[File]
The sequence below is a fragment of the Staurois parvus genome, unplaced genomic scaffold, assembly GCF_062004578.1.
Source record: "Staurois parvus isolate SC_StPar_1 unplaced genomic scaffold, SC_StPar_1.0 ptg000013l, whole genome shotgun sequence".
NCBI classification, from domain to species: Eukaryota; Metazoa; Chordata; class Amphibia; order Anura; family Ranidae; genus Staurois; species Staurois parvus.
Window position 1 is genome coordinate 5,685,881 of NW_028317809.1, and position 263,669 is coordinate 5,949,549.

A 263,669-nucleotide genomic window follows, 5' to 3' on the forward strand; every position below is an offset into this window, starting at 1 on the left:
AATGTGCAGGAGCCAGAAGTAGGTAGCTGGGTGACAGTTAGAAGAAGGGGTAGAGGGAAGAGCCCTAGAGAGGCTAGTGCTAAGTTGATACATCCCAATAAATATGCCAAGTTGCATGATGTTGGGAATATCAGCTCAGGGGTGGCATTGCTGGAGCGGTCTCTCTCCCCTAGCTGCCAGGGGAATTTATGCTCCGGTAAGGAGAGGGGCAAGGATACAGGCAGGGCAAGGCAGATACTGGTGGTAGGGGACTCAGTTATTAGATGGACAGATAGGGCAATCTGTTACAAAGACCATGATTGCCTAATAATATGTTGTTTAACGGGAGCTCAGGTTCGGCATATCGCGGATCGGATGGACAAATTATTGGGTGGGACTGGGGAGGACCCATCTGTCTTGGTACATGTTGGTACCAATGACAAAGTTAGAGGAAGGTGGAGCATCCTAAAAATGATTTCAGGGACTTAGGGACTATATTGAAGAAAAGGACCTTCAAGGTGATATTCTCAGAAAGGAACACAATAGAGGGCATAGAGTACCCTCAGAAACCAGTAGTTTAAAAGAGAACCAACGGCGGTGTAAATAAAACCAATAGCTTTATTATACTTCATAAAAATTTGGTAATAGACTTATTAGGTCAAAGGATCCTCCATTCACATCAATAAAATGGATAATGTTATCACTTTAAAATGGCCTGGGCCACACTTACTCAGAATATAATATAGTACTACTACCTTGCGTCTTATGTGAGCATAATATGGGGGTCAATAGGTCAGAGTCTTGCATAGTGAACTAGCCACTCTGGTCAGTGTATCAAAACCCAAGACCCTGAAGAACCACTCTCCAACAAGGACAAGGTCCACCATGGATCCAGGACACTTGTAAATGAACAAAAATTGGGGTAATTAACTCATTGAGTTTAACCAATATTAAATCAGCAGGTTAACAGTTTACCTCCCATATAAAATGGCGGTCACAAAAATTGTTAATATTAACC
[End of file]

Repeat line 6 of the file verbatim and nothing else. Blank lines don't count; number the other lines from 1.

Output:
AATGTGCAGGAGCCAGAAGTAGGTAGCTGGGTGACAGTTAGAAGAAGGGGTAGAGGGAAGAGCCCTAGAGAGGCTAGTGCTAAGTTGATACATCCCAATAAATATGCCAAGTTGCATGATGTTGGGAATATCAGCTCAGGGGTGGCATTGCTGGAGCGGTCTCTCTCCCCTAGCTGCCAGGGGAATTTATGCTCCGGTAAGGAGAGGGGCAAGGATACAGGCAGGGCAAGGCAGATACTGGTGGTAGGGGACTCAGTTATTAGATGGACAGATAGGGCAATCTGTTACAAAGACCATGATTGCCTAATAATATGTTGTTTAACGGGAGCTCAGGTTCGGCATATCGCGGATCGGATGGACAAATTATTGGGTGGGACTGGGGAGGACCCATCTGTCTTGGTACATGTTGGTACCAATGACAAAGTTAGAGGAAGGTGGAGCATCCTAAAAATGATTTCAGGGACTTAGGGACTATATTGAAGAAAAGGACCTTCAAGGTGATATTCTCAGAAAGGAACACAATAGAGGGCATAGAGTACCCTCAGAAACCAGTAGTTTAAAAGAGAACCAACGGCGGTGTAAATAAAACCAATAGCTTTATTATACTTCATAAAAATTTGGTAATAGACTTATTAGGTCAAAGGATCCTCCATTCACATCAATAAAATGGATAATGTTATCACTTTAAAATGGCCTGGGCCACACTTACTCAGAATATAATATAGTACTACTACCTTGCGTCTTATGTGAGCATAATATGGGGGTCAATAGGTCAGAGTCTTGCATAGTGAACTAGCCACTCTGGTCAGTGTATCAAAACCCAAGACCCTGAAGAACCACTCTCCAACAAGGACAAGGTCCACCATGGATCCAGGACACTTGTAAATGAACAAAAATTGGGGTAATTAACTCATTGAGTTTAACCAATATTAAATCAGCAGGTTAACAGTTTACCTCCCATATAAAATGGCGGTCACAAAAATTGTTAATATTAACC